Campaigners say the avatar of a 21-year-old researcher was sexually assaulted in Meta's virtual reality platform Horizon Worlds.
Corporate accountability group SumOfUs, for whom the researcher works, says it shows Meta needs better plans to mitigate harms in the metaverse.
Meta's annual shareholder meeting takes place on Wednesday.
The company told the BBC there were safety tools in Horizon Worlds to help people have a "positive experience".
Noting that Meta had not yet seen the full SumOfUs report, a spokesperson told the BBC the firm wanted everyone in Horizon Worlds to access the safety procedures "and help us investigate and take action".
Horizon Worlds is currently only available to users in the US and Canada. Avatars in the platform have a simplified, cartoonish appearance.
SumOfUs says that virtual assaults can be intensely traumatic.
"It still counts, it still has a real impact on users," the group's campaigns director Vicky Wyatt told the BBC Tech Tent podcast.
Ms Wyatt said the researcher subjected to the alleged assault felt that "part of them was really shocked, part of them thought, 'OK, this isn't my real body, this is an avatar' and another part of them thought 'this is really, really important research that I'm doing, I need to capture this footage'".
The BBC has seen some of that footage. The avatar of the researcher is not in vision, as it is taken from her perspective, but there are two male avatars in the room, one of whom is observing while the other appears very close to her. The pair make lewd comments and share a virtual bottle of drink.
Not a single space
There is no single agreed definition of the metaverse, and proponents admit it is a work-in-progress.
It draws upon several different pre-existing technologies, including virtual reality and augmented reality.
The metaverse is not a single space, and many different 3D virtual environments – including established games and virtual worlds – are said to be part of it.
Of the parts of the metaverse that presently exist, only some – such as Horizon Worlds – are owned by Meta. However, the company has championed the idea, is investing billions of dollars in developing the concept and plans to hire thousands of staff to work on it.
Earlier reports of virtual assaults on avatars and inappropriate "creepy" behaviour prompted Meta to introduce new safeguards into its virtual worlds in February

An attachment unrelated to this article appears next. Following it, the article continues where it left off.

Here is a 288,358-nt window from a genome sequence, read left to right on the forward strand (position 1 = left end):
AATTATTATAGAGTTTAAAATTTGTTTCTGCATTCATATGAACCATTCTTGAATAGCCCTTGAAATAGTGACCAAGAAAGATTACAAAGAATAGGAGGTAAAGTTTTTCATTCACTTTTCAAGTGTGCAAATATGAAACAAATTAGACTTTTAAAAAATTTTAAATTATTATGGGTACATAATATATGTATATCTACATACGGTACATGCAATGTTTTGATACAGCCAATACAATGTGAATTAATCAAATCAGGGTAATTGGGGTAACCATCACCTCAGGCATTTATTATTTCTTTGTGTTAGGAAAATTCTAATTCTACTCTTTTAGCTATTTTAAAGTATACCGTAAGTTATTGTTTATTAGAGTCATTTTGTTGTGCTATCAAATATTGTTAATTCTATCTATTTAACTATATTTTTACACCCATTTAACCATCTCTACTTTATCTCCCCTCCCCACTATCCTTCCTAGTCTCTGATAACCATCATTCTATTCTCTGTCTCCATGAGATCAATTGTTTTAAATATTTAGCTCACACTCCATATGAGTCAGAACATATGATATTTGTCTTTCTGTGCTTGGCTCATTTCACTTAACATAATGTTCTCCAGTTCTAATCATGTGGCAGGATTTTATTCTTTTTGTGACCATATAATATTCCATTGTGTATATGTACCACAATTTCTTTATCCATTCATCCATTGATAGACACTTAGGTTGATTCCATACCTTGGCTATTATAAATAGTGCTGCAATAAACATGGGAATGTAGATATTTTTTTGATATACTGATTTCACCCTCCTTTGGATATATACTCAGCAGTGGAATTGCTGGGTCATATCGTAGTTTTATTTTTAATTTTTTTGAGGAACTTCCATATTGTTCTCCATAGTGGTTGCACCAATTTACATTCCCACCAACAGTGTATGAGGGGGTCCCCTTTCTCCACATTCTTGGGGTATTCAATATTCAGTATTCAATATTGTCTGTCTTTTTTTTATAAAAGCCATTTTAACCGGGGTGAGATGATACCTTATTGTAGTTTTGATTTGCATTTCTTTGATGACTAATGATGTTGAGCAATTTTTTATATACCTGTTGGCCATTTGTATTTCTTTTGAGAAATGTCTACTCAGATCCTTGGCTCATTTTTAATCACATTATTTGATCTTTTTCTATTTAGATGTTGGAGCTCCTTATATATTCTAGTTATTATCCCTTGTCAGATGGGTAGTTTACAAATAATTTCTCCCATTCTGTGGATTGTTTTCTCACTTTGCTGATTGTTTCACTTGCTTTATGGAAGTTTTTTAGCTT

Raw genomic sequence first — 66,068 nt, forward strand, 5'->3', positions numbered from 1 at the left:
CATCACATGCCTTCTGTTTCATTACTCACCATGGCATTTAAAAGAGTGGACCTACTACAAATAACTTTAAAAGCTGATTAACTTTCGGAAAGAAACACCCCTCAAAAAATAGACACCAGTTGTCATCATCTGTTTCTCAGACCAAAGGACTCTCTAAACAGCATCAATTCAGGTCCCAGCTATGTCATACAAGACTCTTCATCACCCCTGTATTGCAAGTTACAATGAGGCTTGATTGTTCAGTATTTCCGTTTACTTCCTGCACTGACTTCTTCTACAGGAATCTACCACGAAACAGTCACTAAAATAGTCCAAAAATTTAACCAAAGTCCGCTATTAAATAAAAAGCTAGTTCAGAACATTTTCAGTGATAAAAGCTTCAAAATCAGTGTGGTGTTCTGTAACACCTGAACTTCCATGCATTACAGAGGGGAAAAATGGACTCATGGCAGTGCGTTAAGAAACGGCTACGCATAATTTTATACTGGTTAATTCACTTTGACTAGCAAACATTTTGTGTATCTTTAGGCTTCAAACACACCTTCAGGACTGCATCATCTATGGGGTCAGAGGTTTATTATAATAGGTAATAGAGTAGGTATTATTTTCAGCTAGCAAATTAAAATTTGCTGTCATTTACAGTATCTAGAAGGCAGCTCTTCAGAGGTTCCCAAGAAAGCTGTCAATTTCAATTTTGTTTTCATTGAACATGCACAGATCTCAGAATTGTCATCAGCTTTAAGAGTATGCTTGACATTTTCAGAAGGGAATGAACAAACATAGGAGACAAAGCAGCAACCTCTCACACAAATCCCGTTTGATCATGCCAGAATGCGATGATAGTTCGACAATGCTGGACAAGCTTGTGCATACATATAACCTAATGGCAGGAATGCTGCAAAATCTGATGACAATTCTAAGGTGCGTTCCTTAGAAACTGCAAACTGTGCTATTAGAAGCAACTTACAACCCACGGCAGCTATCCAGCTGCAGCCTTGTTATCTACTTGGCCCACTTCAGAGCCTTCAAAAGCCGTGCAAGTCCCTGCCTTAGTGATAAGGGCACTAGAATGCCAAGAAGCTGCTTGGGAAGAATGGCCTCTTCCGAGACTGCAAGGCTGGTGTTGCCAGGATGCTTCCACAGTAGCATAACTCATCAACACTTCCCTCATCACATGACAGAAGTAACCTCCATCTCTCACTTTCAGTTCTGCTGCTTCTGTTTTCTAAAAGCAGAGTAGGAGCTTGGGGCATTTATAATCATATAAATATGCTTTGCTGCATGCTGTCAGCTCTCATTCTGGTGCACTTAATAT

Personal Boundary prevents avatars from coming within a set distance of each other, making it easier to avoid these unwanted interactions.
It stops others "invading your avatar's personal space", said Meta.
"If someone tries to enter your Personal Boundary, the system will halt their forward movement as they reach the boundary."
According to Meta, the default Personal Boundary setting is roughly 4ft (1.2m) virtual distance between your avatar and those of anyone not on your friends list.
The company says it also offers a number of ways to block and report users.
According to SumOfUs, the researcher was "encouraged" to disable the Personal Boundary feature.
The researcher also witnessed homophobic slurs and virtual gun violence, the group claims.
SumOfUS has filed a resolution with a small group of shareholders, asking for a risk assessment of the human rights impacts of the metaverse to be conducted by the company.
The group also criticised a recent blog post by Meta's president of global affairs, Nick Clegg.
In it, he wrote: "We wouldn't hold a bar manager responsible for real-time speech moderation in their bar, as if they should stand over your table, listen intently to your conversation, and silence you if they hear things they don't like."
Ms Wyatt says that Meta needs to act now to tackle issues: "Rather than Facebook rushing headlong into building this metaverse, we're saying look, you need to stop look at all the harms that are happening on your platforms right now that you can't even deal with.
"Let's not repeat and replicate those in the metaverse. We need a better plan here on how to mitigate online harms in the metaverse".